Increased delays and added costs at U.S. airports due to new security procedures provide incentive for many short-haul passengers to drive to their destination rather than flying, and, since driving is far riskier than air travel, the extra automobile traffic generated has been estimated in one study to result in 500 or more extra road fatalities per year.
Re: 'Big broadband is going to howl and protest...'
And sites like TechDirt will continue to provide an healthy, ongoing application of sunlight to disinfect such chicanery. Do not underestimate the influence that the people and the press exerted here to cause such a dramatic 180° from Wheeler.
I just got into a discussion with a colleague who was advocating a breed-specific "pit bull" law to deal with the fact that pit bulls have a greater tendency to maul people/children than other breeds.
Here's the crux: do we really care about what breed caused the damage? Why not just legislate "if you have a pet and it harms someone, you are responsible"?
Same goes here. Why do we care that these are Muslim extremists? What if we determined the attackers weren't actually Muslim, but were some splinter religion that mainstream Muslims are distancing themselves from? And who gets to decide if they are "real" Muslims or not?
And ultimately, who really cares? Some sociopaths killed a dozen people. Let's punish them for that and not get into trying to legislating away the crazy by conflating it with other traits. Even if—and this is just a hypothetical—there was a .99 correlation between Muslim and terrorist, it still would be a shitty law because it would wrongly implicate innocent people.
So you are arguing he somehow deserves partial copyright? What about the airline that flew him to the location? The guide who drove him into the field? The company that designed and manufactured the photography equipment he used? The electric company that charged the batteries he used? If merely twiddling a few settings (or even just leaving them alone, right?) confers rights, then maybe I also deserve some for not running out of the bushes and screaming "SHOO MONKEY! RUN FROM THE CONTROVERSY!" thereby disrupting the conditions that allowed this photo to take place.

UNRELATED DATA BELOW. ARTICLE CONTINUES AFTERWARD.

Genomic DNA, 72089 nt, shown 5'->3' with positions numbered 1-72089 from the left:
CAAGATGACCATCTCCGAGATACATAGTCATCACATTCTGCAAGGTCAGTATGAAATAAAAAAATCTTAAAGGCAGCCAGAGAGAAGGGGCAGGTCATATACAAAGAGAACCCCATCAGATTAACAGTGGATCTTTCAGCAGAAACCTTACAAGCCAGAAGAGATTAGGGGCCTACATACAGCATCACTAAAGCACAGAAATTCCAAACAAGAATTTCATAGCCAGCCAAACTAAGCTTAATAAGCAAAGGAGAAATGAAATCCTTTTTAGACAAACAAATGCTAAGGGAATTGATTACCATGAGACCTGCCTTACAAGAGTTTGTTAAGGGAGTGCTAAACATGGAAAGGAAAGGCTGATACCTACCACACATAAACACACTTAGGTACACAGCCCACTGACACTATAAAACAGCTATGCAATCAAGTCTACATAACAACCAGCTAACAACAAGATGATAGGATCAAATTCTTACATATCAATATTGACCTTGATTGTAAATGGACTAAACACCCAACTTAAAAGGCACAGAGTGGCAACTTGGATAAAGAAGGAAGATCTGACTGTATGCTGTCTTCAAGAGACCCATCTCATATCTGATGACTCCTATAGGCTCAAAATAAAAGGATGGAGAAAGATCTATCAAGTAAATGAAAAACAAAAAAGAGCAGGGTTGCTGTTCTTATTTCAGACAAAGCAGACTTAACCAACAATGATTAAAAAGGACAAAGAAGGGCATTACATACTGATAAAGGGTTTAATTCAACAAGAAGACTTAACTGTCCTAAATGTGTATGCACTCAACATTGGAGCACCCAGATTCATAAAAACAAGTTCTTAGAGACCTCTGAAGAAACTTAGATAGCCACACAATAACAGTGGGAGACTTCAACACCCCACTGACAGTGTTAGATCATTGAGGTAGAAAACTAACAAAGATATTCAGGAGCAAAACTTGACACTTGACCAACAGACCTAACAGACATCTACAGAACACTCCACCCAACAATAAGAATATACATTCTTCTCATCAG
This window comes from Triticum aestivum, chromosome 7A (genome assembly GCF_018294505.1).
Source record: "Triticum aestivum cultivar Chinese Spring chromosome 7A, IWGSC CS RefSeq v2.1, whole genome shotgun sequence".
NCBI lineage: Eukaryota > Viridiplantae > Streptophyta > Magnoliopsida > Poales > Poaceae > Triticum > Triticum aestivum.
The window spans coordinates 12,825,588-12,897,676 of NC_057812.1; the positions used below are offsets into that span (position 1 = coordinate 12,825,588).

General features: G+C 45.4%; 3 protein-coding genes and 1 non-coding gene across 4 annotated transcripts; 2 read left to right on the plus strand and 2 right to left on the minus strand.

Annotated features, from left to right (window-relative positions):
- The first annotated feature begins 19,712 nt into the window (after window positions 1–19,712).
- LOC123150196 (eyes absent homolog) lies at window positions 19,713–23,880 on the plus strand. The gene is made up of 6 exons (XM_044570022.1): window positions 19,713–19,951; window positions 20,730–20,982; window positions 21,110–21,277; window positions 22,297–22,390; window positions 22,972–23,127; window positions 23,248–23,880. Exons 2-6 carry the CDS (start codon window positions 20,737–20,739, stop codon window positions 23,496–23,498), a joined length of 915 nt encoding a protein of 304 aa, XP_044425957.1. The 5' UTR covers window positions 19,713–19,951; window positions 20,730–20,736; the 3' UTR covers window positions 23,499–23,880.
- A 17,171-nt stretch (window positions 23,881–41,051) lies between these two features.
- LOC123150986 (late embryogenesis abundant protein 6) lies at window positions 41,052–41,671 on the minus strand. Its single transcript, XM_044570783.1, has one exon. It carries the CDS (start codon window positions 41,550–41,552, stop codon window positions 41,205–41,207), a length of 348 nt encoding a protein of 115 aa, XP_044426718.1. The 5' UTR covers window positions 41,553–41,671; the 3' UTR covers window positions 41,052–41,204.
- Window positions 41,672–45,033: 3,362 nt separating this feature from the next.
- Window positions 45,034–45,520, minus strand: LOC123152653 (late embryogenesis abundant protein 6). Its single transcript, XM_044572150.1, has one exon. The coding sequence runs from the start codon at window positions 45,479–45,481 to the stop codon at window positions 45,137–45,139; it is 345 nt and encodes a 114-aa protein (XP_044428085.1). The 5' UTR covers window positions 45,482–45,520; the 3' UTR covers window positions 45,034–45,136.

Regardless, despite your false assertion, the USCO Compendium most certainly does make this a pretty clear cut case. But if you really want proof, then why don't you bring it to court Mssr. malbee?
What you and other "real artists" believe, and what the law says are not necessarily the same thing. And in this particular case, they are exactly the opposite.
The amount of effort or expense one exerts in an endeavor is ultimately not relevant in what one receives as a result of said endeavor. Poet Robert Frost wrote one of his best poems—Stopping by Woods on a Snowy Evening—in just "a few minutes without strain." Whereas countless aspiring writers have written reams with nary a ruble rewarding their effort.
malbee: it actually has yet to be determined that Mr Slater "lacks a copyright".
Since you are playing the part of pedant, then you must also admit that it has yet to be determined the Mssr. Slater actually has a copyright claim here. With no court ruling to say one way or the other, the state of Schrödinger's Monkey is officially undefined.
So I say bring on the lawsuit! If Mssr. Slater is so confident in his rights, then he should have no problem asserting them in court. If not, well that itself speaks volumes.
Lack of copyright isn't preventing Mssr. Slater from collecting money from this picture. It is for sale on his web site, and wtop.com paid him for their use of it back in August when they wrote about it. He has also gotten a lot of attention for him and his photography from this story (I certainly hadn't heard of him before this) which no doubt has led to more business opportunities. To say Mssr. Slater has not benefited from these selfies that happen to be taken by a monkey using his equipment—despite the fact that they are not covered by copyright—is either ignorant, facile, or both.
Protip: if you want to argue intelligently about intellectual property issues, I highly encourage you to learn the difference between "stealing" and "infringement".
Re: Re: Re: Re: TechDirt wasn't the only one who got this letter
Yes, the point I was making with the +44 was all signs point to UK/Guernsey. There is the one employee listed with a US telephone number—Angela Adrian, Chief Knowledge Officer—but the 949 area code points to the Southern Los Angeles 'burbs, not Louisiana.
However now that I look at her LinkedIn profile, I see that she proclaims: I am the CEO of Icondia LLC, New Orleans, Louisiana. That must be her scribble as the signatory of the letter I received.